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It’s always a great time of year, when the award winners are announced at EcoBuild.

The winners were drawn from the highest scoring buildings in 2015 – under the BREEAM schemes for assessing building sustainability – and include many of the most innovatively sustainable buildings in the UK and countries across Europe, including France, Holland, Sweden and Turkey.

The awards cover a variety of sectors including residential, retail, industrial education and health care as well as project types such as new build, refurbishment and in use

The winning buildings were:

  • Enterprise Centre, University of East Anglia (Education and Healthcare)
  • ECOstyle Warehouse, Oosterwolde (Industrial)
  • Five Pancras Square, London Borough of Camden (Mixed Use and Other Buildings Award)
  • ANM AMRO Headquarters, Amsterdam (Office In-Use Award)
  • The Edge, Amsterdam (Office New Construction Award)
  • Noda, Coca Cola, Paris (Office Refurbishment and Fit-Out Award)
  • Courtauld Road, London (Residential Award)
  • Kanyon, Istanbul (Retail In-Use Award)
  • Torsplan, Stockholm (Retail New Construction)

This year’s winners represent an extraordinary variety of inspirational buildings that are setting the standards for sustainability in the design, construction, refurbishment and management of our built environment. Ranging from multi-use to civic buildings, shops, warehouses, research centres, and homes and much besides, they demonstrate that the many benefits of sustainability can be gained from virtually any type of building.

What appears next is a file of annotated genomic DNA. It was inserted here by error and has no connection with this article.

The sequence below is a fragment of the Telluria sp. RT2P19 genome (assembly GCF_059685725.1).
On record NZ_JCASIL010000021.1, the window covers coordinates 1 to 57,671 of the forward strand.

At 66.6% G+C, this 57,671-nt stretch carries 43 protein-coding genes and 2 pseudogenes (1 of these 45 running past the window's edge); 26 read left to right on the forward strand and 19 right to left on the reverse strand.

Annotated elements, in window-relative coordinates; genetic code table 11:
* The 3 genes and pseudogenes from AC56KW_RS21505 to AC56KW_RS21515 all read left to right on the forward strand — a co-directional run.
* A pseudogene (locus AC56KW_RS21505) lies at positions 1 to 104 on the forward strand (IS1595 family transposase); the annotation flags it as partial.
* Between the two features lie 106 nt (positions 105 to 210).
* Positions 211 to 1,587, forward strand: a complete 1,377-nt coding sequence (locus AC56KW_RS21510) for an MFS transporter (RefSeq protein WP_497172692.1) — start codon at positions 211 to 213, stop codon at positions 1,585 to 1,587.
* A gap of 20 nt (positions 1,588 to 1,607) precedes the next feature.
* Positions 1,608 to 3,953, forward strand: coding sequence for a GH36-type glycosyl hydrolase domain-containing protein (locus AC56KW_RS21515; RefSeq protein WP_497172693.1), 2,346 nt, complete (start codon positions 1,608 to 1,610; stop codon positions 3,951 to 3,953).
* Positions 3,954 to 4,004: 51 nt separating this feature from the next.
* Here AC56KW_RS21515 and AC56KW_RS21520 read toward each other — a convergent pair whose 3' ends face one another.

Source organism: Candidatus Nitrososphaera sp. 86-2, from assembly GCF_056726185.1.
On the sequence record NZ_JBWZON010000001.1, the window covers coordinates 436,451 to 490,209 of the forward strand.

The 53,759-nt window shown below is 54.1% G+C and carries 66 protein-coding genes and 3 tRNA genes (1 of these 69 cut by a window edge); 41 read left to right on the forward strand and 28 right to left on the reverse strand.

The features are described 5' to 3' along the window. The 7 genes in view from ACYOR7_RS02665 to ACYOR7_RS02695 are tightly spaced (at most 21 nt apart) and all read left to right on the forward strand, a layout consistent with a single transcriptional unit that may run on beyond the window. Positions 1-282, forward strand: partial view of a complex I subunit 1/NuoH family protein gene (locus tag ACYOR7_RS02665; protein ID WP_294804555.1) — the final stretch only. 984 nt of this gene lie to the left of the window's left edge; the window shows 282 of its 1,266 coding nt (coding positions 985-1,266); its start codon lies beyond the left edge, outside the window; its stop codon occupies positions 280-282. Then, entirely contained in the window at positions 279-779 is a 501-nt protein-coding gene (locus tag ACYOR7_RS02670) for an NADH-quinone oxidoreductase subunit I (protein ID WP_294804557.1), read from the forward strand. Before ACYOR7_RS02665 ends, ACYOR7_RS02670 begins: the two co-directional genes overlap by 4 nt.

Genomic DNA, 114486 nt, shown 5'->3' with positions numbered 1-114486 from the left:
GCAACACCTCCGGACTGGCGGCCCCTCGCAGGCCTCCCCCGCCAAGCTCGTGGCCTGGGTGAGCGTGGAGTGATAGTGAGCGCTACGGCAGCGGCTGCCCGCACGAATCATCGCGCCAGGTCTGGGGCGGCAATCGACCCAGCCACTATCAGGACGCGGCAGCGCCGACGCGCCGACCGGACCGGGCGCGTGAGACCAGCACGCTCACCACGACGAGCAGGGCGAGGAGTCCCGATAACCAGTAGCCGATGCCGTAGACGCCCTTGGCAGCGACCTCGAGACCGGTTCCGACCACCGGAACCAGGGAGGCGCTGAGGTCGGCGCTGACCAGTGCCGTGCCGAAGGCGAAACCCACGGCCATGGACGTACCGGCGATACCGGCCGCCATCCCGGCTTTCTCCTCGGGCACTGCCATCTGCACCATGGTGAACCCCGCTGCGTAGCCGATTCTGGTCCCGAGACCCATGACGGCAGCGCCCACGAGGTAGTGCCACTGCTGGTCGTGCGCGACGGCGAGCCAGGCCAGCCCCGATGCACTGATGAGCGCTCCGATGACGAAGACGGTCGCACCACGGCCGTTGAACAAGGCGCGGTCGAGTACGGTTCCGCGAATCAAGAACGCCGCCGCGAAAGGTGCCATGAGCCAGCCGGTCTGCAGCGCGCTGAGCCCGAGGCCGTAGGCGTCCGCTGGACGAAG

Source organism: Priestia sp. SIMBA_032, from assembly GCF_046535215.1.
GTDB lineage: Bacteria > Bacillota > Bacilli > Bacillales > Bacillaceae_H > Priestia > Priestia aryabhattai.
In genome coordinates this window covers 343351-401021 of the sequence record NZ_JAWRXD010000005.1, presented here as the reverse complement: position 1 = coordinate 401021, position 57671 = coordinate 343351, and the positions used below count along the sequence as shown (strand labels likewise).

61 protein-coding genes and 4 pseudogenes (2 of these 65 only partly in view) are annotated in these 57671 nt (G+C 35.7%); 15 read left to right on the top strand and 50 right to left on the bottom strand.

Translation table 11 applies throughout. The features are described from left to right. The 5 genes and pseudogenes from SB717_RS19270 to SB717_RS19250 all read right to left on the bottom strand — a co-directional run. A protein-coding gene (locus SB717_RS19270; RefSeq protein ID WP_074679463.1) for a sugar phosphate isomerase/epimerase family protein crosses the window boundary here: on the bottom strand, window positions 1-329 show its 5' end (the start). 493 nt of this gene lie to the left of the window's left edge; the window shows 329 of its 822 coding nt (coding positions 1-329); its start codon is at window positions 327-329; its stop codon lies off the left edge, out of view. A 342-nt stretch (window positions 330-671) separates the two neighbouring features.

Celebrating its 25th anniversary, BREEAM has helped shape the built environment and positively contributed to better buildings. As the world’s leading sustainability assessment method for buildings and communities, BREEAM has issued more than 530,000 certificates and has a global reach of more than 70 countries.

But on a passing note, well done not to only those that won, but also those that didn’t. Each and every building is an inspiration and shows the art of the possible and an amazing contribution to our built environment.

 

Martin Townsend
About the Author
Martin has a diverse professional background covering all aspects of the built environment from advising UK Ministers when he was an Advisor in Government, to his time as a Regulator in the Environment Agency, or working on construction sites. He works closely with the construction industry bringing sustainability issues alive for companies' right across Social, Economic and Environmental agenda. As Director at BRE he looks to accelerate and broaden the uptake of tools, standard and learning throughout the industry, from component, building and city level, and in doing so, challenge the industry to improve, based on both best practise, but also the latest research.

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